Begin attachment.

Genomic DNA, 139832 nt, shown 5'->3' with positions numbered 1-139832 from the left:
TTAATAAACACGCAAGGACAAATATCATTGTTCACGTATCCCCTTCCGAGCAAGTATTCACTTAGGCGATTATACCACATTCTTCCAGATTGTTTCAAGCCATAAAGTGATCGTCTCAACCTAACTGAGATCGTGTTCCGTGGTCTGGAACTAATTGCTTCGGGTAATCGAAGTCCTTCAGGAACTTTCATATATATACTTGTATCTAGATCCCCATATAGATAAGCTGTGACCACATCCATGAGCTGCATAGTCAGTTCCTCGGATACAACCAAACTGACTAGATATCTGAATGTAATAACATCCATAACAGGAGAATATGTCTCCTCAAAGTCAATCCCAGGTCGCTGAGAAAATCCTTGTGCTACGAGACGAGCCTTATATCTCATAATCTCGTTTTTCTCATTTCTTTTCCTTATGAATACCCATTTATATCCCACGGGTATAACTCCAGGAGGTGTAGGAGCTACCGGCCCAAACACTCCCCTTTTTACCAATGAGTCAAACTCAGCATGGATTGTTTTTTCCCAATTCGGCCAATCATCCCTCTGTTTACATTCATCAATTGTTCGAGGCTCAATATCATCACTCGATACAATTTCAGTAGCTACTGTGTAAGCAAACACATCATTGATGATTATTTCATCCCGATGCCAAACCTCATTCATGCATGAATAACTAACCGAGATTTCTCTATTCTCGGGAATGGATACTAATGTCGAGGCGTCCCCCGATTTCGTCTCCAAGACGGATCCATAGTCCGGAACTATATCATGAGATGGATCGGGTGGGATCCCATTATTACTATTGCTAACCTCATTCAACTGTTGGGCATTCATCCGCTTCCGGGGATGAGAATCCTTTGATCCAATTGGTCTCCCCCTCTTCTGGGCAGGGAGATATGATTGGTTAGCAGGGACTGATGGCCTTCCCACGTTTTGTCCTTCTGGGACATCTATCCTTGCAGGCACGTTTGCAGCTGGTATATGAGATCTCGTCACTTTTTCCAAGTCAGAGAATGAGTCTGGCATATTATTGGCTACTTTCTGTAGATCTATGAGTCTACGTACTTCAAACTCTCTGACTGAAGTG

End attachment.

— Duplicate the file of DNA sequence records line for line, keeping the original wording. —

Genomic DNA, 139832 nt, shown 5'->3' with positions numbered 1-139832 from the left:
TTAATAAACACGCAAGGACAAATATCATTGTTCACGTATCCCCTTCCGAGCAAGTATTCACTTAGGCGATTATACCACATTCTTCCAGATTGTTTCAAGCCATAAAGTGATCGTCTCAACCTAACTGAGATCGTGTTCCGTGGTCTGGAACTAATTGCTTCGGGTAATCGAAGTCCTTCAGGAACTTTCATATATATACTTGTATCTAGATCCCCATATAGATAAGCTGTGACCACATCCATGAGCTGCATAGTCAGTTCCTCGGATACAACCAAACTGACTAGATATCTGAATGTAATAACATCCATAACAGGAGAATATGTCTCCTCAAAGTCAATCCCAGGTCGCTGAGAAAATCCTTGTGCTACGAGACGAGCCTTATATCTCATAATCTCGTTTTTCTCATTTCTTTTCCTTATGAATACCCATTTATATCCCACGGGTATAACTCCAGGAGGTGTAGGAGCTACCGGCCCAAACACTCCCCTTTTTACCAATGAGTCAAACTCAGCATGGATTGTTTTTTCCCAATTCGGCCAATCATCCCTCTGTTTACATTCATCAATTGTTCGAGGCTCAATATCATCACTCGATACAATTTCAGTAGCTACTGTGTAAGCAAACACATCATTGATGATTATTTCATCCCGATGCCAAACCTCATTCATGCATGAATAACTAACCGAGATTTCTCTATTCTCGGGAATGGATACTAATGTCGAGGCGTCCCCCGATTTCGTCTCCAAGACGGATCCATAGTCCGGAACTATATCATGAGATGGATCGGGTGGGATCCCATTATTACTATTGCTAACCTCATTCAACTGTTGGGCATTCATCCGCTTCCGGGGATGAGAATCCTTTGATCCAATTGGTCTCCCCCTCTTCTGGGCAGGGAGATATGATTGGTTAGCAGGGACTGATGGCCTTCCCACGTTTTGTCCTTCTGGGACATCTATCCTTGCAGGCACGTTTGCAGCTGGTATATGAGATCTCGTCACTTTTTCCAAGTCAGAGAATGAGTCTGGCATATTATTGGCTACTTTCTGTAGATCTATGAGTCTACGTACTTCAAACTCTCTGACTGAAGTG